How trees are brought, perforce, together, This unfortunate youth bore his exile with ploring him to take compassion on a son who Where never tree was known to grow; more impatience than he had done the rack; had ever loved him with the most dutiful af

And founts condemned to trickle, whether he often wrote to his relations and friends, fection, and who was perfectly innocent of the There's water for said founts, or no;praying them to intercede in his behalf, that crime of which he was accused; he conjured How even the wonder of the Thane, the term of his banishment might be abridged, him by every bond of nature and religion, by In stretching, all its wonder loses, and that he might be permitted to return to the bowels of a father, and the mercy of a As woods will come to Dunsinane, 'his family before he died. All his applications Redeemer, to use his influence with the Coun Or any where the sketcher chooses. were fruitless; those to whom he addressed cil to mitigate their sentence, that he might be

For instance, if an artist see, himself had never interfered in his favour, for saved from the most cruel of all deaths—that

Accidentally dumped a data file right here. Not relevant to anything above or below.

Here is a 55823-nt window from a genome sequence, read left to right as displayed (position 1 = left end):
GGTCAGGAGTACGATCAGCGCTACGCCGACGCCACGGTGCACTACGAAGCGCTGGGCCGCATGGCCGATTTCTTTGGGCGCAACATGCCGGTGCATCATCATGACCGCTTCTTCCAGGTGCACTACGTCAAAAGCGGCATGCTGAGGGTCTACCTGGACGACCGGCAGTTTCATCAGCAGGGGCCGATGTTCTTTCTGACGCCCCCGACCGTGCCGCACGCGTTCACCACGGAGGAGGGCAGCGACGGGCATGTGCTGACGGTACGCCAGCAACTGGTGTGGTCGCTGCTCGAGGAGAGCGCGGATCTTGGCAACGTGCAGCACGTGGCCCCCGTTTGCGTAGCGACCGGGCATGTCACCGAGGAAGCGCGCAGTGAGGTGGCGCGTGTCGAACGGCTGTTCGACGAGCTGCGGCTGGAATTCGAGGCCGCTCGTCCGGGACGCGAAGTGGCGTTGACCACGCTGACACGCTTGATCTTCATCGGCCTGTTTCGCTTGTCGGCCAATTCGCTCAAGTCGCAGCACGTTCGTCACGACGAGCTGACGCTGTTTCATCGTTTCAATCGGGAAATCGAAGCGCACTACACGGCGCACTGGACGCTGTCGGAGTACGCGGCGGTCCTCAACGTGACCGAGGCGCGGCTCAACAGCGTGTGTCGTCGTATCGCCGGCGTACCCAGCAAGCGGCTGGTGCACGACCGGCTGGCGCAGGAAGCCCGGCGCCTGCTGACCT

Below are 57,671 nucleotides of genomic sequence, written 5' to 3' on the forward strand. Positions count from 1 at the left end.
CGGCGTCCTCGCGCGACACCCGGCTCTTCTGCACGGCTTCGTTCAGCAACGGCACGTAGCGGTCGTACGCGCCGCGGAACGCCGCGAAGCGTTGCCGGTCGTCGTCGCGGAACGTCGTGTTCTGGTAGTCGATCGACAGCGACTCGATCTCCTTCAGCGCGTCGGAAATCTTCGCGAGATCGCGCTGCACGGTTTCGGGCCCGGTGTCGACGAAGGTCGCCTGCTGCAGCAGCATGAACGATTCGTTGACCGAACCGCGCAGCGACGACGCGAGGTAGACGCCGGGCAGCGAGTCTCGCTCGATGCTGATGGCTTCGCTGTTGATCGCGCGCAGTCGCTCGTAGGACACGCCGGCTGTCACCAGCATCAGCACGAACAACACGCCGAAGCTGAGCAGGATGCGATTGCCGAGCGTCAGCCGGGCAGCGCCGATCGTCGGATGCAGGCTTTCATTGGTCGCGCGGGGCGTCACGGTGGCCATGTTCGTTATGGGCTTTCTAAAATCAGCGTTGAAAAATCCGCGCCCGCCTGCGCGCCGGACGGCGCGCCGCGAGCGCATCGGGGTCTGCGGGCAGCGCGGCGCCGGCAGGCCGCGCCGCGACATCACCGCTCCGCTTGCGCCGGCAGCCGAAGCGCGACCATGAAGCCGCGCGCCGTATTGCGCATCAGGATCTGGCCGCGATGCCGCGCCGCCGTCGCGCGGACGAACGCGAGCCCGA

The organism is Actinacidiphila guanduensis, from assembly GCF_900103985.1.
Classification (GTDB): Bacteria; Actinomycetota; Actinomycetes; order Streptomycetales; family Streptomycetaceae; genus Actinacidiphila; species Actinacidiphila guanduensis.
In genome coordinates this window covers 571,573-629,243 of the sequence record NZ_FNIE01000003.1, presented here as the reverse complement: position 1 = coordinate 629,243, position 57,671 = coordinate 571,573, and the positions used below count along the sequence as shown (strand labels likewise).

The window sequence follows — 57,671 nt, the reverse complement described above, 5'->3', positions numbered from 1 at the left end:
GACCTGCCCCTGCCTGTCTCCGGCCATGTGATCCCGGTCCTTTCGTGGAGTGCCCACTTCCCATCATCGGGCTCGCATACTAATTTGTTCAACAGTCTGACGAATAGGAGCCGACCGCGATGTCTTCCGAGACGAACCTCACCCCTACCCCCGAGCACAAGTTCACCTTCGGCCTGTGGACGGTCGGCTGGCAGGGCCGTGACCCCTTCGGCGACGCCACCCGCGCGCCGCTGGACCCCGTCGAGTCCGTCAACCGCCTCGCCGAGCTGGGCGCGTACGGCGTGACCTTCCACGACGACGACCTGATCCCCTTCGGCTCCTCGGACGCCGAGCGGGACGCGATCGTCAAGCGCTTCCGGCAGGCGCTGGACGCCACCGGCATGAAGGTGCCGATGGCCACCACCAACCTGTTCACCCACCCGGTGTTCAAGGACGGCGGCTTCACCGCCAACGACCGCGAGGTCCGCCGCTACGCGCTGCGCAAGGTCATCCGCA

As at romantic Tivoli,fear of giving offence to the obdurate Council, of expiring under the slow tortures of a broken

A waterfall and ancient shrine, or had interfered in vain. heart, in a horrible banishment from every

Beautiful both, but not so plac'd, After languishing five years in exile, having creature he loved. “My son,” replied the

As that his pencil can combine lost all hope of return, through the interposi- Doge,“ submit to the laws of your country, Their features in one whole with taste,tion of his own family, or countrymen, in a and do not ask of me what it is not in my What does he do? Why, without scruple, fit of despair he addressed the Duke of Milan, power to obtain.”